In the modern city, horticulture is a transgressive sport. Modern urban developments tend to preclude growing fruit and vegetables as a possibility by offering only dark, windy balconies or paving over backyards, only conceding the mere edges to decorative, inedible shrubbery. The walls of suburban McMansions creep closer to the boundaries of their allotments offering scant room for plants.
After having spent the last month touring rental properties in Melbourne, the trend in renovating homes is to eradicate as much greenery as possible and replace it with pavers and a box hedge that looks indistinguishable from a plastic version of itself. The heartening trend towards adding grey water and rainwater tanks hasn’t filtered down to rental properties and most likely won’t while there is the trend for investors to buy houses and flip them onto the rental market as soon as Ikea drops in their cheap stainless-on-softwood kitchens.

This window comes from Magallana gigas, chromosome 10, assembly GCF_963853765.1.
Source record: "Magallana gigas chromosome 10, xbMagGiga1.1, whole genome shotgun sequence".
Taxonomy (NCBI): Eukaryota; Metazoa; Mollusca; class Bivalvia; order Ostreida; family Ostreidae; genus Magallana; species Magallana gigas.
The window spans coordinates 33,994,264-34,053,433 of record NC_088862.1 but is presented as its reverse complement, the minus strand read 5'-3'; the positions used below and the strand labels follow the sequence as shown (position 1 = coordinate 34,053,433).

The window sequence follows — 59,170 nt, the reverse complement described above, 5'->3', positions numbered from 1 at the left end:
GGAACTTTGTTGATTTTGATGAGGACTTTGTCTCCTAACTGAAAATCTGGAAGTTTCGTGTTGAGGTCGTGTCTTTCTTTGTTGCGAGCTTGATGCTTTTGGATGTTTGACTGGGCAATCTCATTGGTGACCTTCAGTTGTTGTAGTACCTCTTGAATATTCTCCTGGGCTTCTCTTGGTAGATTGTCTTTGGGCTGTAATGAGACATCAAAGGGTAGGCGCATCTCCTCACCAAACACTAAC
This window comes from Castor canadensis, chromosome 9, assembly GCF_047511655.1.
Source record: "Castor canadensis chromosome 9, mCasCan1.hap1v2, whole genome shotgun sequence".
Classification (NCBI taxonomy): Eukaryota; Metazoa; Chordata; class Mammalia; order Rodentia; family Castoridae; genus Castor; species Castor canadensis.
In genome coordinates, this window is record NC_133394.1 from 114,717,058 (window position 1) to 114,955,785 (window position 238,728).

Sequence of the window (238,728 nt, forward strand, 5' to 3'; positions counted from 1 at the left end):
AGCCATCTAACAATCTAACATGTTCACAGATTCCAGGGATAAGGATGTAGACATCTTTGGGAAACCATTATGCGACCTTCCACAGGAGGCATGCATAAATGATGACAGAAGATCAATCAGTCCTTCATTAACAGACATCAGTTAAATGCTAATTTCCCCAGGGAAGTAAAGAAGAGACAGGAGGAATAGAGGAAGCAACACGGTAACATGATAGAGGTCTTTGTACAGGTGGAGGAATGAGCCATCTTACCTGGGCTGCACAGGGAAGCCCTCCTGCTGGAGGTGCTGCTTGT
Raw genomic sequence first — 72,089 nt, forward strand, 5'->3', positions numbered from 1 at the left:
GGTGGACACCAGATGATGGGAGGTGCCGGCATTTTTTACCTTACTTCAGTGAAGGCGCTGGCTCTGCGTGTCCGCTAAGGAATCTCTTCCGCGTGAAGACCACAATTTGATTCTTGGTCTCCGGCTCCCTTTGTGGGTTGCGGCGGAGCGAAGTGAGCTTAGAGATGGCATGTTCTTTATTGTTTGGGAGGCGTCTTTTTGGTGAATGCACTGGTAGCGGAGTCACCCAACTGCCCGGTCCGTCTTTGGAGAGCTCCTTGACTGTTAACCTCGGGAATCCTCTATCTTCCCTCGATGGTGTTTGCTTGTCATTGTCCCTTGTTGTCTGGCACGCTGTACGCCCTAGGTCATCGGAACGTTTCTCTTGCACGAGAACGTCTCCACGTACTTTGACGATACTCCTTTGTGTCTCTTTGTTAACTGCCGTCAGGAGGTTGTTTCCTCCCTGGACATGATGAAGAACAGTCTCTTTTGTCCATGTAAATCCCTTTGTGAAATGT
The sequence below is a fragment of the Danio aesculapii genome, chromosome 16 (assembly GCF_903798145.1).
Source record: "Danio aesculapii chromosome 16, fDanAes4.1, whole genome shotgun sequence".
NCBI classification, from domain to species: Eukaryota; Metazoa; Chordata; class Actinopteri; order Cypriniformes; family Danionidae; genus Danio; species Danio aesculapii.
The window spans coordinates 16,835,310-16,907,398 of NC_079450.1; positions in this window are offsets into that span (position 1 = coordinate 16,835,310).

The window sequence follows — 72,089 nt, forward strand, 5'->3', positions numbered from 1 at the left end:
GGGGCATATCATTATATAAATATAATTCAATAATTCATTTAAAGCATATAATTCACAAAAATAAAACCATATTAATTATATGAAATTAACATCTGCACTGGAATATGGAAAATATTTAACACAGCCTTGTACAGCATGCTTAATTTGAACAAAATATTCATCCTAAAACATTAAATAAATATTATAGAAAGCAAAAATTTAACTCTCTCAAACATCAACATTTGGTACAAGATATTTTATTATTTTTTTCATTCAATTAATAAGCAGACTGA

These are spaces not meant to grow food.
Urban life in Australia (and much of the Western world) is designed to be separate from farming. There is the occasional community garden and the hardcore few who raze their lawns to plant vegetables anew (and add an obligatory chook shed) but these number amongst the minority. Subsisting in a city, while possible, is not preferable nor socially acceptable.
Behind my new apartment a typical Melburnian bluestone laneway has been curbed off by the local council, creating a semiprivate patch that is now overgrown. A bamboo plant battles for supremacy with an English climbing rose which offers a strange parallel to my eating habits. If I can weed out the overgrowth then there is a small chance to grow my own food and possibly some for the neighbours as well.
The real question is how much food?
And how soon?